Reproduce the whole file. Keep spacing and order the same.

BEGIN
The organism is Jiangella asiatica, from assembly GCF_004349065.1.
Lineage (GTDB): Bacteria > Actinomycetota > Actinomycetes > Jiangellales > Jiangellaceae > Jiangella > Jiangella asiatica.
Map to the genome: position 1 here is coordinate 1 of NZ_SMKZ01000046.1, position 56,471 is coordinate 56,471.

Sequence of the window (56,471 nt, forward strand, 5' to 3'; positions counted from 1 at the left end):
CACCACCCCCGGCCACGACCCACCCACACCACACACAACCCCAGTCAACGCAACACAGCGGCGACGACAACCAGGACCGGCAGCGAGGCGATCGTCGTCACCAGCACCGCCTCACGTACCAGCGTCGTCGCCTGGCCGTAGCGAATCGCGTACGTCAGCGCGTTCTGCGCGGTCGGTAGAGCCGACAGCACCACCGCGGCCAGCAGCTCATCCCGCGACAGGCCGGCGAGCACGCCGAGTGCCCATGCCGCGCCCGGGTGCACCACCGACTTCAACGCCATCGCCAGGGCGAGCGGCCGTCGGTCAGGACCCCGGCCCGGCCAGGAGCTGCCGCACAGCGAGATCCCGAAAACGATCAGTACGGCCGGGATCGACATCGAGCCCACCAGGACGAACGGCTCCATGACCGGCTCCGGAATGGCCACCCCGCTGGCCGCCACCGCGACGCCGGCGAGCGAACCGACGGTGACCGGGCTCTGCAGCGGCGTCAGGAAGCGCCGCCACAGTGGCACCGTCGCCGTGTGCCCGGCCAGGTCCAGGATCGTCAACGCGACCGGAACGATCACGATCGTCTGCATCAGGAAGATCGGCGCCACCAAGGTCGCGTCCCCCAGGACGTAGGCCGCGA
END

The organism is Jiangella asiatica, from assembly GCF_004349065.1.
Lineage (GTDB): Bacteria > Actinomycetota > Actinomycetes > Jiangellales > Jiangellaceae > Jiangella > Jiangella asiatica.
Map to the genome: position 1 here is coordinate 1 of NZ_SMKZ01000046.1, position 56,471 is coordinate 56,471.

Sequence of the window (56,471 nt, forward strand, 5' to 3'; positions counted from 1 at the left end):
CACCACCCCCGGCCACGACCCACCCACACCACACACAACCCCAGTCAACGCAACACAGCGGCGACGACAACCAGGACCGGCAGCGAGGCGATCGTCGTCACCAGCACCGCCTCACGTACCAGCGTCGTCGCCTGGCCGTAGCGAATCGCGTACGTCAGCGCGTTCTGCGCGGTCGGTAGAGCCGACAGCACCACCGCGGCCAGCAGCTCATCCCGCGACAGGCCGGCGAGCACGCCGAGTGCCCATGCCGCGCCCGGGTGCACCACCGACTTCAACGCCATCGCCAGGGCGAGCGGCCGTCGGTCAGGACCCCGGCCCGGCCAGGAGCTGCCGCACAGCGAGATCCCGAAAACGATCAGTACGGCCGGGATCGACATCGAGCCCACCAGGACGAACGGCTCCATGACCGGCTCCGGAATGGCCACCCCGCTGGCCGCCACCGCGACGCCGGCGAGCGAACCGACGGTGACCGGGCTCTGCAGCGGCGTCAGGAAGCGCCGCCACAGTGGCACCGTCGCCGTGTGCCCGGCCAGGTCCAGGATCGTCAACGCGACCGGAACGATCACGATCGTCTGCATCAGGAAGATCGGCGCCACCAAGGTCGCGTCCCCCAGGACGTAGGCCGCGA